We are very honored to work for Bristol Motor Speedway, one of the main revenue generators in our region. It’s mind-boggling to see a glimpse into the inner workings of what it takes to pull off a race weekend, especially at a unique venue like Bristol. For the past several races, we have helped their social media team, answering fan’s questions on Facebook and Twitter, creating content and videos, and moderating other social platforms. 

For the April 2017 race, the social moderation team worked from a booth between NASCAR race control and Colossus TV control, right on the start-finish line. It was a upfront and personal view of the World’s Fastest Half-Mile.

As we sat in our booth, answering thousands of fans, I watched cars covered in brands go around a track covered in brands for hours. A seemingly endless commercial break with no start and no finish, just looping. Just how effective is this marketing? What can other brands learn from NASCAR?

1. REPETITION

            The fans in the stands at Bristol saw each brand hundreds of times as they watched their favorite drivers. They saw the brands on the cars and on the ones painted on the track and walls, repeatedly. 

            “Effective frequency” is the number of times a consumer must be exposed to a message before the marketer gets the desired response (whether that’s remembering a message or converting into a sale). This number fluctuates based on industry and target market. Some experts believe 3 times is fine, others use the “Rule of 7”. It’s important to find your effective frequency and repeat your message to consumers. Would you rather reach 5,000 people one time or 1,000 people 5 times? Which will be more impactful?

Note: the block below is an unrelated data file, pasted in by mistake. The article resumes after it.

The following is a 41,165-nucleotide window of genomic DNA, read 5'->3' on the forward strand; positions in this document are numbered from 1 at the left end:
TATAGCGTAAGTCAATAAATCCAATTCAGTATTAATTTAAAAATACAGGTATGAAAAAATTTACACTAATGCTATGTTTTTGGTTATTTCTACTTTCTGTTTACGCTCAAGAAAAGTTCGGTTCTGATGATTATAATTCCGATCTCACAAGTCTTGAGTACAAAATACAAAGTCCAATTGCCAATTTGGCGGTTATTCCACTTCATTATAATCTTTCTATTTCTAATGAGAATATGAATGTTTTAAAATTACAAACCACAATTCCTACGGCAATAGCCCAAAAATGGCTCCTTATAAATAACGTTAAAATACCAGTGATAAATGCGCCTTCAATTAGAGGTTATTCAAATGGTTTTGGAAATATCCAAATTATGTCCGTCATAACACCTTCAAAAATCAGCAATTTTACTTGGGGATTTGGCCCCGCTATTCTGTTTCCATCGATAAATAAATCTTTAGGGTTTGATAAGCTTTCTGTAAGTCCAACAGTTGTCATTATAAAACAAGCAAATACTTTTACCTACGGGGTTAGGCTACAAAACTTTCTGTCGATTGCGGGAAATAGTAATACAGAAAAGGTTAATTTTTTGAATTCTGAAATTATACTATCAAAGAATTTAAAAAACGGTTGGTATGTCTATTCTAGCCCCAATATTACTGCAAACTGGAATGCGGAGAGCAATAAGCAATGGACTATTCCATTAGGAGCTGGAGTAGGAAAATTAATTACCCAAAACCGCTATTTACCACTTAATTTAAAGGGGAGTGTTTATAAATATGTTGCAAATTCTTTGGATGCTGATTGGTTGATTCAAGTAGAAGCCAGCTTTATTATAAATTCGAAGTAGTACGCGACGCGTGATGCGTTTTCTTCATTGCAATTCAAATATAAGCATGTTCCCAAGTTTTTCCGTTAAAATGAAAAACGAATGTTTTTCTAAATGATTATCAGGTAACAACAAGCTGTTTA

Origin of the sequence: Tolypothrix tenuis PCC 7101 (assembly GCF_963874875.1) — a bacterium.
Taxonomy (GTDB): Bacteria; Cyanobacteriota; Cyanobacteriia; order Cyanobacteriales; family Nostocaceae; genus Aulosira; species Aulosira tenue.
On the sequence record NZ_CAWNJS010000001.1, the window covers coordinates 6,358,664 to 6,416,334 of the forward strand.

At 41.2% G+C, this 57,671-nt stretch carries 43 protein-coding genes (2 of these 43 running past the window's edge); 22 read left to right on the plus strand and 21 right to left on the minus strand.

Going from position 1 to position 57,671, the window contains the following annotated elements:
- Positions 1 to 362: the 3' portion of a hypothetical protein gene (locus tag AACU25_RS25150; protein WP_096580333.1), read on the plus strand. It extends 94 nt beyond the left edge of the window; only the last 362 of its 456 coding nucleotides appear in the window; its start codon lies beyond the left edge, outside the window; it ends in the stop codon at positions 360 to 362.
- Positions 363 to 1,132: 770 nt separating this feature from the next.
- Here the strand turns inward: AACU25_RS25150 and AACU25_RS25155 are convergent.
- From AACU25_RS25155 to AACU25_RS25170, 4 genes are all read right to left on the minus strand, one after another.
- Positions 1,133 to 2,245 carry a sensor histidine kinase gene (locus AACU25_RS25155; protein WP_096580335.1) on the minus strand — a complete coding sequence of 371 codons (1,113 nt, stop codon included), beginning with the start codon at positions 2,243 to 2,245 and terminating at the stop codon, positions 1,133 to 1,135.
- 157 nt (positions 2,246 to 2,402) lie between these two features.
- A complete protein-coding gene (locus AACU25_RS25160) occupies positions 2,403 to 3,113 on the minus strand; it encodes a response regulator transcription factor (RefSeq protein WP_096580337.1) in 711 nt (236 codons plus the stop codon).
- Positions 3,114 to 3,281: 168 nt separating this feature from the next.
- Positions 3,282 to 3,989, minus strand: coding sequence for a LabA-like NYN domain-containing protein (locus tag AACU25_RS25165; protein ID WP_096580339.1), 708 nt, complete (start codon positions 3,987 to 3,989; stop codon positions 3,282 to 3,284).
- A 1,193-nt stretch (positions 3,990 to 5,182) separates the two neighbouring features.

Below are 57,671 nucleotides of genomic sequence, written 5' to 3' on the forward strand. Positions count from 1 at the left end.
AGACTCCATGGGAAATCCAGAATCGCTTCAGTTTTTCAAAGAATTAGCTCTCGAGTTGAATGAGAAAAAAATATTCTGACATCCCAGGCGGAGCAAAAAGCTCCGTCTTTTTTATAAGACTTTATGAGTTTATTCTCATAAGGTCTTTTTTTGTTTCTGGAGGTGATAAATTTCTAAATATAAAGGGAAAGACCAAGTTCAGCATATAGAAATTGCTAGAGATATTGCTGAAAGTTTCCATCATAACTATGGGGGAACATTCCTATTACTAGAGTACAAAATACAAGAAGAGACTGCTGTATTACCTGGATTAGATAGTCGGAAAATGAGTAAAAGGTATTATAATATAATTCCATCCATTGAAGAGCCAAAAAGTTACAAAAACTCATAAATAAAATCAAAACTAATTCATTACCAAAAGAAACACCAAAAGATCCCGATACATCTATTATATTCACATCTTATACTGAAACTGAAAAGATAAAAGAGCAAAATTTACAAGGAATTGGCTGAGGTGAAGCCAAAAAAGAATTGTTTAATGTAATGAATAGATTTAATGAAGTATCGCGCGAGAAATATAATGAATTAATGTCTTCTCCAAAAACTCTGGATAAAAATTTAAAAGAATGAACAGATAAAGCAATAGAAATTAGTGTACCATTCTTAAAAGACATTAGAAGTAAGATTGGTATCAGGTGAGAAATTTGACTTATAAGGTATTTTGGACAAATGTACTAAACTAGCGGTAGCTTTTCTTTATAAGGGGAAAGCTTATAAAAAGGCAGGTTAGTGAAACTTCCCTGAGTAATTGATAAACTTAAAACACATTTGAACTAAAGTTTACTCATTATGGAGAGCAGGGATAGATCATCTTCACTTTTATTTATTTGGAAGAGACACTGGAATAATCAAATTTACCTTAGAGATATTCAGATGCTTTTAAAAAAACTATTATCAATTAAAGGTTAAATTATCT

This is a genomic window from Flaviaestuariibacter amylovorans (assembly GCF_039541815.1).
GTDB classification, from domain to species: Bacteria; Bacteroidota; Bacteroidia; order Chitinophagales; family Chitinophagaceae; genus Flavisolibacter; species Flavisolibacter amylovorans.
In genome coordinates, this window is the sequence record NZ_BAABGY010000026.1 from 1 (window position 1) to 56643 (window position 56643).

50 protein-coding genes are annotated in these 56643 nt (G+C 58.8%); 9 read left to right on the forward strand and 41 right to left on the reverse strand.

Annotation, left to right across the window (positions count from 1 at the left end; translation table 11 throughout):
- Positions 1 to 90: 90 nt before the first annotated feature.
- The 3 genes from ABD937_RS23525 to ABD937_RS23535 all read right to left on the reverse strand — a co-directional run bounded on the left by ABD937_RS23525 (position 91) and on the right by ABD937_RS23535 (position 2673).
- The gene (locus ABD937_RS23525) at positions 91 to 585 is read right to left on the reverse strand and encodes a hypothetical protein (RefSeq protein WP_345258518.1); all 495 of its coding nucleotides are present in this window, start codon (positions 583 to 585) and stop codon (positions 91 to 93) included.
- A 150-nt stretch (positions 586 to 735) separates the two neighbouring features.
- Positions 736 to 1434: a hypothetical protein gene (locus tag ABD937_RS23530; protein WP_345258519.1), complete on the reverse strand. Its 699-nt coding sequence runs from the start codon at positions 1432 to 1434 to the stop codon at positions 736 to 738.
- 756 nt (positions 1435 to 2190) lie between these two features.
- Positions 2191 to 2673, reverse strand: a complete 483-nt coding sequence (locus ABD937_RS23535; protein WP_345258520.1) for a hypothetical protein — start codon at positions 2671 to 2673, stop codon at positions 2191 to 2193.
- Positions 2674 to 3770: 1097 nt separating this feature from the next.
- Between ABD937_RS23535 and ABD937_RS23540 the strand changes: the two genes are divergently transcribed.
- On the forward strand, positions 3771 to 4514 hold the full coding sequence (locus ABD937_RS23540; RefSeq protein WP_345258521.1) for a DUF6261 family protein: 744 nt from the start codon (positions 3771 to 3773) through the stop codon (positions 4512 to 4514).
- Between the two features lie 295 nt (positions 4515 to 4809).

2. LOYALTY

             NASCAR enjoys possibly the most fiercely loyal fans in the sports industry. According to the American Marketing Association, 76% of NASCAR fans are likely to consider a brand that’s an official NASCAR sponsor and 75% would recommend a NASCAR-sponsoring brand. Of course, this isn’t by accident. Besides emblazoning their cars and clothes with their sponsor’s logos, the drivers are sure to thank their sponsors after a win and the announcers frequently refer to a car by its main sponsor.

                Think about how you can generate brand loyalty. Is it through a sponsorship of a local baseball team or non-profit group? Can you institute a frequent shopper program or referral rewards program? Finding consumers is step one. Keeping them coming back is just as important.

3. GOALS

            At Bristol Motor Speedway, the main race is 500 laps. Five hundred times around the oval. I’ve never driven a race car, but I can imagine that it could be easy to lose track of which turn you’re in, what lap you’re on, and how much longer you have to go. You know there’s a start/finish line somewhere, but which time does it count when you cross it?

            How about you? Are you just running in circles, unsure of where the finish line is? What are you aiming for? What are your goals? Don’t get stuck in the everyday monotony so much that you can’t see the big picture. Your marketing strategy should have a clear plan of action with defined milestones. Otherwise, you may just be throwing good money after bad. 


The High Road Agency is a full-service pit crew, ready to help you drive your marketing efforts in an effective way, ready to fuel your strategy, and ready to change the tires and get you back on the road to success. Give us a call!